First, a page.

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Stereographic measurement of orbital volume, a digital reproducible evaluation method
  1. Matthias Mottini1,
  2. Christian A Wolf1,
  3. S Morteza Seyed Jafari2,
  4. Konstantinos Katsoulis1,
  5. Benoît Schaller1,3
  1. 1Department of Cranio-Maxillofacial Surgery, Inselspital, Bern University Hospital, University of Bern, Bern, Switzerland
  2. 2Department of Dermatology, Inselspital, Bern University Hospital, University of Bern, Bern, Switzerland
  3. 3Department of Oral and Maxillofacial Surgery, National Dental Centre, Singapore, Singapore
  1. Correspondence to Dr Matthias Mottini, Department of Cranio-Maxillofacial Surgery, Inselspital, Bern University Hospital, University of Bern, Bern 3010, Switzerland; matthias.mottini{at}insel.ch

Abstract

Background/Aims Up to date, no standardised reproducible orbital volume measurement method is available. Therefore, this study aimed to investigate the accuracy of a new measurement method, which delineates the boundaries of orbital cavity three-dimensionally (3D).

Methods In order to calculate the orbital volume from axial CT slice images of the patients, using our first described measurement method, the segmentation of the orbital cavity and the bony skull was performed using Amira 3D Analysis Software. The files were then imported into the Blender program. The stereographic skull model was aligned based on the Frankfurt horizontal plane and superposed according to defined anatomical reference points. The anterior sectional plane ran through the most posterior section of the lacrimal fossa and the farthest dorsal point of the anterior latero-orbital margin, which is positioned perpendicular to the Frankfurt horizontal plane. The volume of each orbital cavity was then determined automatically by the Blender program.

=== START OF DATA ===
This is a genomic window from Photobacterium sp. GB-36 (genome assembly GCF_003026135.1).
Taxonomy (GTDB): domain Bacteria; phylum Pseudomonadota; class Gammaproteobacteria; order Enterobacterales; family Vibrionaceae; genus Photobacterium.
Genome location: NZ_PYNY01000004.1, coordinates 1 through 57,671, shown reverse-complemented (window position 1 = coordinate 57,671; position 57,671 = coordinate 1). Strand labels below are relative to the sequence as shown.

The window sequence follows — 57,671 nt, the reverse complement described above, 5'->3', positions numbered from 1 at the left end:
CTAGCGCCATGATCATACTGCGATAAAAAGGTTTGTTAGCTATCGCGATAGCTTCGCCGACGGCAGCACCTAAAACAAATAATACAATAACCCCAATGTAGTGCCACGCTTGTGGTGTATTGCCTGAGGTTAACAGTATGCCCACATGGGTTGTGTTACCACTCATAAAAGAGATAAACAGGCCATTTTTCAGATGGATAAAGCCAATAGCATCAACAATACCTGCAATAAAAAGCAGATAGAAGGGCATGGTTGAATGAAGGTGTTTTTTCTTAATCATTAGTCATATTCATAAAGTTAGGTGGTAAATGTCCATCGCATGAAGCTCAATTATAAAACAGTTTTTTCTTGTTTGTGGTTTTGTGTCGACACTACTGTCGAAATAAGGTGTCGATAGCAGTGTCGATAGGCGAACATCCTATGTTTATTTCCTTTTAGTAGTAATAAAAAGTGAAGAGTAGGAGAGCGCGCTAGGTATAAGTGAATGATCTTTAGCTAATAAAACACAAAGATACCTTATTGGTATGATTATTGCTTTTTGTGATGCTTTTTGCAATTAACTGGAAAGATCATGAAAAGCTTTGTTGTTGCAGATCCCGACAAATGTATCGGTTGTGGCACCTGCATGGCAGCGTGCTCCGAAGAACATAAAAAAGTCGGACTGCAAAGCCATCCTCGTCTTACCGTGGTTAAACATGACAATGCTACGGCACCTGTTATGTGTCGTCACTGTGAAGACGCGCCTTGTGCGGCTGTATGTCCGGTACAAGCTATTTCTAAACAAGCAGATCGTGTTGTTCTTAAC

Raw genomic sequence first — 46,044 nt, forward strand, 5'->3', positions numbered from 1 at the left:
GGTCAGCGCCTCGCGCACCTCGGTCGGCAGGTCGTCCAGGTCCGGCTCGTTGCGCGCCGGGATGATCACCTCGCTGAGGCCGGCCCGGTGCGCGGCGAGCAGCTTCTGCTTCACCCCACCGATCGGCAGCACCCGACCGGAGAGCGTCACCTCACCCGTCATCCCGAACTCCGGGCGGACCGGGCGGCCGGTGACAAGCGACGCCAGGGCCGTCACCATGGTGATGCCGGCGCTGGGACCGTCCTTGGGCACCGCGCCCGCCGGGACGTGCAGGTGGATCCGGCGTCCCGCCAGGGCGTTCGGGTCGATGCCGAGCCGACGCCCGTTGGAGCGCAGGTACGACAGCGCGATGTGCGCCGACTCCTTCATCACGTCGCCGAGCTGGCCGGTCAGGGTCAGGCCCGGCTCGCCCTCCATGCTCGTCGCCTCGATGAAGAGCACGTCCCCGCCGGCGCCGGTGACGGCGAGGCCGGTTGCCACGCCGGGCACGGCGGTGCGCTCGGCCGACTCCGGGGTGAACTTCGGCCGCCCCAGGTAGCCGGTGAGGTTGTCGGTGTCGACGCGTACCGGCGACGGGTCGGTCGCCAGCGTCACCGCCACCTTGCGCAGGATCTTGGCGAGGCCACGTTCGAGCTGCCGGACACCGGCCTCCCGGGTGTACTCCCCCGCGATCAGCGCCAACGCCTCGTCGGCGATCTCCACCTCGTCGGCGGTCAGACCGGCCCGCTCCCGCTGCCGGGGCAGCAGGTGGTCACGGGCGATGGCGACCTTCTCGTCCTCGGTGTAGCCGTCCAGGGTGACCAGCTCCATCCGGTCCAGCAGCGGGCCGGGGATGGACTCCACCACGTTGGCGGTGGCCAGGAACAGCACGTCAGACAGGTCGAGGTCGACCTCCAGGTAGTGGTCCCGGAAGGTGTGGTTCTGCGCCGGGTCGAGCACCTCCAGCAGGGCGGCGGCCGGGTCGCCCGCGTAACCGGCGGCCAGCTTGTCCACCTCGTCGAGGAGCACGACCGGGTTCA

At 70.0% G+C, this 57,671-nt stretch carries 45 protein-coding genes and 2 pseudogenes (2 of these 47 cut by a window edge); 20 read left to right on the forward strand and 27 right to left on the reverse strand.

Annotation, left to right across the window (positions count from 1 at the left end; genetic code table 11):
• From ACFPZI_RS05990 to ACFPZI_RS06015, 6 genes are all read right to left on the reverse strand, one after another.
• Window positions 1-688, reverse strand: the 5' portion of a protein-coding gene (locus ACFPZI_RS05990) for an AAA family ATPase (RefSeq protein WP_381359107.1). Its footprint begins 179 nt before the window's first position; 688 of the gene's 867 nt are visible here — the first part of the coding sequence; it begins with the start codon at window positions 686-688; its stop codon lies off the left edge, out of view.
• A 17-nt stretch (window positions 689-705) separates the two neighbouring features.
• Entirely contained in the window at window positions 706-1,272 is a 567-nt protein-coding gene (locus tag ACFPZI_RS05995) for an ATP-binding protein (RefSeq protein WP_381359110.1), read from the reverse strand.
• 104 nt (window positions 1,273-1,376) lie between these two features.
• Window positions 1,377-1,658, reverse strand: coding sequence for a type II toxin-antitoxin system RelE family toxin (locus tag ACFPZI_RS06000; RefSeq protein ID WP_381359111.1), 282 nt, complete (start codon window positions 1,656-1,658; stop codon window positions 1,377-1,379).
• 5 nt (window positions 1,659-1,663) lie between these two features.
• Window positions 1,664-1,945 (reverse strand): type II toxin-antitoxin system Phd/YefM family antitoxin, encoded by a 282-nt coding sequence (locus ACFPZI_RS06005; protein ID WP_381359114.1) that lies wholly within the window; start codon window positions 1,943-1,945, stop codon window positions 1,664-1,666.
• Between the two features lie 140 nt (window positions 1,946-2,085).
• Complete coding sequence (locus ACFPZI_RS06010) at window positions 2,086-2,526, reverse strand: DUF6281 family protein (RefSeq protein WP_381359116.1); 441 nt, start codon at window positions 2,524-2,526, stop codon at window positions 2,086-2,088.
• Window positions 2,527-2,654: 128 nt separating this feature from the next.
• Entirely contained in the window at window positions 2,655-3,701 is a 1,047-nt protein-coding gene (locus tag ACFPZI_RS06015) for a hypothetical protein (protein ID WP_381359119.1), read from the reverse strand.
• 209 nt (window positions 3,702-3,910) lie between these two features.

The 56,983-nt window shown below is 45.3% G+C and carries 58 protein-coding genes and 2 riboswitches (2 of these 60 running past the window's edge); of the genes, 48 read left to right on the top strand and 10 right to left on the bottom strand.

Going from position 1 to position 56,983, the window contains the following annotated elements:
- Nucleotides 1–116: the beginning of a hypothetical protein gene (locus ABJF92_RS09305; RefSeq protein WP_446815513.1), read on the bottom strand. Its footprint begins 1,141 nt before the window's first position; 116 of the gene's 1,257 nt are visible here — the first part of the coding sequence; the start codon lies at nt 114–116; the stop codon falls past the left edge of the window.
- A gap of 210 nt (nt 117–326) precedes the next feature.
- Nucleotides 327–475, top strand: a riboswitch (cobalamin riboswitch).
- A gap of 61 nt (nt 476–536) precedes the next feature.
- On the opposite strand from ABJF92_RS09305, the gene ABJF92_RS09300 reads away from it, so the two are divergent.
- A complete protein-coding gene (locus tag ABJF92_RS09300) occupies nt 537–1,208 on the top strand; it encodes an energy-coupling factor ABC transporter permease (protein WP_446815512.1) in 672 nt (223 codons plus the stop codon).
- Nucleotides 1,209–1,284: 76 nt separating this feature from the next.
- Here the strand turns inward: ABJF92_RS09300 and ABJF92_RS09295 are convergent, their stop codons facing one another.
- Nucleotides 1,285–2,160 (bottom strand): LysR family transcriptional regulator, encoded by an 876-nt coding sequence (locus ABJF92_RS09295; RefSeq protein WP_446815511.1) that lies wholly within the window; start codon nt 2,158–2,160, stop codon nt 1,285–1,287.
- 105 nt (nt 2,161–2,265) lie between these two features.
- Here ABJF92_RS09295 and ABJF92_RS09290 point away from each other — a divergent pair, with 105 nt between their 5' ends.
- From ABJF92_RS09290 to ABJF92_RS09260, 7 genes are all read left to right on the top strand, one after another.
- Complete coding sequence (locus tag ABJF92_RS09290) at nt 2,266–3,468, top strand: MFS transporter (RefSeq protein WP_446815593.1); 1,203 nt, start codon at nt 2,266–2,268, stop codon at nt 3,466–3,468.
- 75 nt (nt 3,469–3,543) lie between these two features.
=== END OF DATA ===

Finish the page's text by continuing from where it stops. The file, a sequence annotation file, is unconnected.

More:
Results The 10 consecutive subjects (5 female, 5 male) with mean age of 50.3±21.3 years were considered for analysis in the current study. The first investigator reported a mean orbital volume of 20.24±1.01 cm3 in the first and 20.25±1.03 cm3 in the second evaluation. Furthermore, the intraclass correlation coefficient (ICC) showed an excellent intrarater agreement (ICC=0.997). Additionally, the second investigator detected a mean orbital volume of 20.20±1.08 cm3 in his assessment, in which an excellent inter-rater agreement was found in ICC (ICC=0.994).

Conclusions This method provides a standardised and reproducible 3D approach to the measurement of the orbital volume.

  • Orbit
  • Anatomy
  • Imaging

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Footnotes

  • MM and CAW contributed equally.

  • Contributors MM and CAW contributed to the design, data acquisition, data analysis and interpretation, wrote the first draft and made revisions to the manuscript. SMSJ contributed to the data analysis and interpretation and revision of the manuscript. KK and BS contributed to the implementation of the design, data acquisition, interpretation and revisions of the draft manuscript.

  • Competing interests None declared.

  • Patient consent Obtained.

  • Provenance and peer review Not commissioned; externally peer reviewed.

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